The advertising duopoly of Facebook and Google currently procures 60 percent of all digital ad revenue and more than 90 percent of all digital ad growth. Online publishers of all sizes and ideological commitments are thus left to salvage the scraps of an ever-shrinking piece of the ad revenue pie. Since only a small number of online publishers charge subscriptions for access to their content, media producers in the “free content” digital news market desperately compete for the attention of media consumers, exchanging clicks and views for advertising dollars.
The implementation of this business model has hastened the public square into the “Age of Clickbait,” making Donald Trump—a walking, talking Buzzfeed headline—the quintessential public figure for our cultural and political moment. His early morning tweet-storms, incendiary rhetoric, and disorganized governance provides an endless stream of content for an industry incentivized to monetize outrage.
While some of the content is substantive, plenty is sensational, and almost all of it is unsurprisingly critical. Antagonism from the fourth estate has prompted the president to double down on his campaign rhetoric, asserting that the news media is “the enemy of the American people.” He habitually levels ad hominem attacks against dissenting media personalities and regularly peppers press conferences with monikers such as “fake news” CNN and the “failing” New York Times. Members of the media take issue with these attacks, with some, perhaps hyperbolically, claiming that such actions are indicative of the president’s totalitarian effort to delegitimize the free press.
Yet this supposed war, with the president on one side and the news media on the other, has the makings of a win-win proposition, as both entities have benefited from the chaos and outrage. Despite the editorial weeping and gnashing of teeth, Trump’s unorthodox candidacy and presidency has been a boon for internet traffic, newspaper subscriptions, and television ratings. Meanwhile, the president’s continued attacks of the press further bolsters his anti-elite bona fides and endears himself to a sizable contingent of Americans that can no longer tolerate the sneering smugness of the coastal intelligentsia. Despite his abysmal approval ratings, even critical members of the media are entertaining the possibility—in no small part to his symbiotic relationship with the press—that he could win re-election.
But if both sides stand to benefit, perhaps the war between the president and the “fake news media” is little more than a mirage. Rather than enemies, perhaps they are actually frenemies with benefits—two sides in a stage performance as authentic as a WWE wrestling match. While ideological differences certainly abound, the profit motive of sensationalism has rendered nuanced discussions of public policy nonviable. As media critic Neil Postman wrote in his 1985 classic, Amusing Ourselves to Death, our politics and news “have been transformed into congenial adjuncts of show business, largely without protest or even much popular notice.”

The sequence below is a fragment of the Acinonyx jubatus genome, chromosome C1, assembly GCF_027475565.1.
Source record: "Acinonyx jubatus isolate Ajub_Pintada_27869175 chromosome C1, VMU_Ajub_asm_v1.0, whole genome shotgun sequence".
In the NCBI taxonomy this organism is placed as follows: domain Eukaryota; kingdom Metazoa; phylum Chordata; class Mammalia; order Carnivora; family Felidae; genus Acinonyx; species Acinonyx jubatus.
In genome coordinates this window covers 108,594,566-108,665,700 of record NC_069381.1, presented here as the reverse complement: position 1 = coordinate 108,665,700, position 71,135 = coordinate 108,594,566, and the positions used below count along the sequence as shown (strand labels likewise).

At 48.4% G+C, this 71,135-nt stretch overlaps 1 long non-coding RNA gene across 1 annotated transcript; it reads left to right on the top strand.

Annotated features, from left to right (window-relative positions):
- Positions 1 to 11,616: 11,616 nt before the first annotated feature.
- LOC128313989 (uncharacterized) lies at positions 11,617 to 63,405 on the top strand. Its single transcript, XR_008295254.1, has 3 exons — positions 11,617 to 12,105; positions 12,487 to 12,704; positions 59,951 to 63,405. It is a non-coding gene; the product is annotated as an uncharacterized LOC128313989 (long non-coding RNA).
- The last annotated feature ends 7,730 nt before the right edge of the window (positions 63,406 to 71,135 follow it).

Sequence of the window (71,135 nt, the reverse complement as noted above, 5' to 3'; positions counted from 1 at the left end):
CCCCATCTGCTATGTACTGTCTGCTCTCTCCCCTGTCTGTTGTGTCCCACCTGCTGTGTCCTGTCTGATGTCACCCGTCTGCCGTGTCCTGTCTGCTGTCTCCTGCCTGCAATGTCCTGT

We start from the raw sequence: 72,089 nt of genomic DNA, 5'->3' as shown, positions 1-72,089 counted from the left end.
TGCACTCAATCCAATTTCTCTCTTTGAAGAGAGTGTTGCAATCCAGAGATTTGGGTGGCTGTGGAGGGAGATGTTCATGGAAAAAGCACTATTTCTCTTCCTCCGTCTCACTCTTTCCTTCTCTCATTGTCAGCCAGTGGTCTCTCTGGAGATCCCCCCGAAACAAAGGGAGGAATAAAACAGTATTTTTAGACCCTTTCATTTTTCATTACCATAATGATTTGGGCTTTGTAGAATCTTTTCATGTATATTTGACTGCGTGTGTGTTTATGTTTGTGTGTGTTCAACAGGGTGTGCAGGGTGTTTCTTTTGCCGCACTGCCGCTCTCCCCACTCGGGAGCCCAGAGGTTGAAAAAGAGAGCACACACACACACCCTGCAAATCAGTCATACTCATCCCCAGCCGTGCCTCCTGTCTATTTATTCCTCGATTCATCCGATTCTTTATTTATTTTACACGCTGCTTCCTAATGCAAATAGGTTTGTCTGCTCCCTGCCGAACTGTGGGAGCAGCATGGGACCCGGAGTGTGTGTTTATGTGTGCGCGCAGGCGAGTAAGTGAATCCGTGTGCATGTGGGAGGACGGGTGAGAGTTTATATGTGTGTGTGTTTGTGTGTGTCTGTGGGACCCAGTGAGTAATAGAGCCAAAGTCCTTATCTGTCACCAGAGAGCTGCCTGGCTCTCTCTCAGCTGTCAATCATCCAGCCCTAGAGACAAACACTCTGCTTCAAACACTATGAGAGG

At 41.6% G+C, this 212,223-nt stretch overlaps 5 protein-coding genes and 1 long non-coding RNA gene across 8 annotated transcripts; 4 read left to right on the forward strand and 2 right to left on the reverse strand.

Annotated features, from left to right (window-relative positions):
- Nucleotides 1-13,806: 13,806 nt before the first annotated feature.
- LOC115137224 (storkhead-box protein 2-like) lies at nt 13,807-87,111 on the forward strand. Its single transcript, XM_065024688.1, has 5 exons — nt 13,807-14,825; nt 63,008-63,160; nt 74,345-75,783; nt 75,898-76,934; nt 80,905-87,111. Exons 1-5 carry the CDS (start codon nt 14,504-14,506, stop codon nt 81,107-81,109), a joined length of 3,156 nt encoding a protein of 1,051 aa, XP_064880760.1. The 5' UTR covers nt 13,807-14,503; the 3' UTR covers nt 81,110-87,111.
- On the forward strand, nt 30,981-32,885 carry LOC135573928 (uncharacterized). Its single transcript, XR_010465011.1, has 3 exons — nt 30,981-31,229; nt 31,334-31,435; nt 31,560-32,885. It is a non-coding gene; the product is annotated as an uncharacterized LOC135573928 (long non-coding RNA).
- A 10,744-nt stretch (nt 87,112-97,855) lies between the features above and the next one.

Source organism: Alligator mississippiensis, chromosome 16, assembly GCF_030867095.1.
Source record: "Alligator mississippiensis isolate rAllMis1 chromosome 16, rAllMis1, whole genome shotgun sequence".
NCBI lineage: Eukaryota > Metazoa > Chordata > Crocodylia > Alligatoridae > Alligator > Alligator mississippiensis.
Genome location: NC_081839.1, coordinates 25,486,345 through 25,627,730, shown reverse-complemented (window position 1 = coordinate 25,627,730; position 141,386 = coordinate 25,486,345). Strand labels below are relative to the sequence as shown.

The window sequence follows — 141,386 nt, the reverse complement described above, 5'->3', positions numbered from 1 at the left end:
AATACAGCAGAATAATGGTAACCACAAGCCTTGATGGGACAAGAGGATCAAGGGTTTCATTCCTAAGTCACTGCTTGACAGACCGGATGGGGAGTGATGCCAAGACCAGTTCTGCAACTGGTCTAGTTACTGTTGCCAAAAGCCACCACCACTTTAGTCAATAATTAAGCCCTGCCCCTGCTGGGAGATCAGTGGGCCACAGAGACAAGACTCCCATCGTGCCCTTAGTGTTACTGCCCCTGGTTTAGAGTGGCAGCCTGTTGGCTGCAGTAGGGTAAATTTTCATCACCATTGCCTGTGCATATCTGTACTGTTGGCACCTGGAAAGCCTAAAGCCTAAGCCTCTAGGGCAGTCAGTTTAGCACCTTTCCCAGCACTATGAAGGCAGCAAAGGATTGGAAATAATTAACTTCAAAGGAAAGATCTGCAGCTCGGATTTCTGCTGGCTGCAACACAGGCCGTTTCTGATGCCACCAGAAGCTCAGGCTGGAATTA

Published long before the advent of the Internet and social media networks, Postman’s thesis is arguably more accurate three decades later. In an illuminating piece published in the April 4 issue of The New York Times Magazine, Jonathan Mahler profiled CNN president Jeff Zucker, and discussed the network’s challenges and opportunities in the age of Trump. In it, Zucker shamelessly affirms CNN’s effort to model its content in the image of entertainment and sport. Mahler writes:
As pure TV spectacle, arguments like this were reminiscent of the head-to-head battles pioneered a decade ago by ESPN’s daytime talk shows like “First Take,” which pitted sports pundits against one another in loud disagreements about the topic of the day. This was not a coincidence. Zucker is a big sports fan and from the early days of the campaign had spoken at editorial meetings about wanting to incorporate elements of ESPN’s programming into CNN’s election coverage. “The idea that politics is sport is undeniable, and we understood that and approached it that way,” he told me.
And so, we have advertisements for presidential debates that resemble Monday Night Football promos, and a press corps that live tweets insta-commentary as if it was the Super Bowl. Chasing the algorithmic sweet spot of virility, the news media has stolen a page from the playbook of Stephen A. Smith and Skip Bayless: blustering hot takes reign supreme.
As the line between editorial autonomy and business interests continues to blur, the degradation of the public square has accelerated the well-documented erosion of civic participation. In an age of political and economic consolidation, the news media has followed suit. Media deserts dot the American landscape as the ratio of local, state, and federal coverage continues to gravitate towards the Big.
With an upward gaze fixated at the national level, it is worth considering whether Americans are truly citizens (in any classical understanding of the term) or whether they are merely a captive audience—passive consumers of a reality television show in which they do not even make appearances as extras.
Daniel Kishi is associate editor of The American Conservative. Follow him on Twitter: @DanielMKishi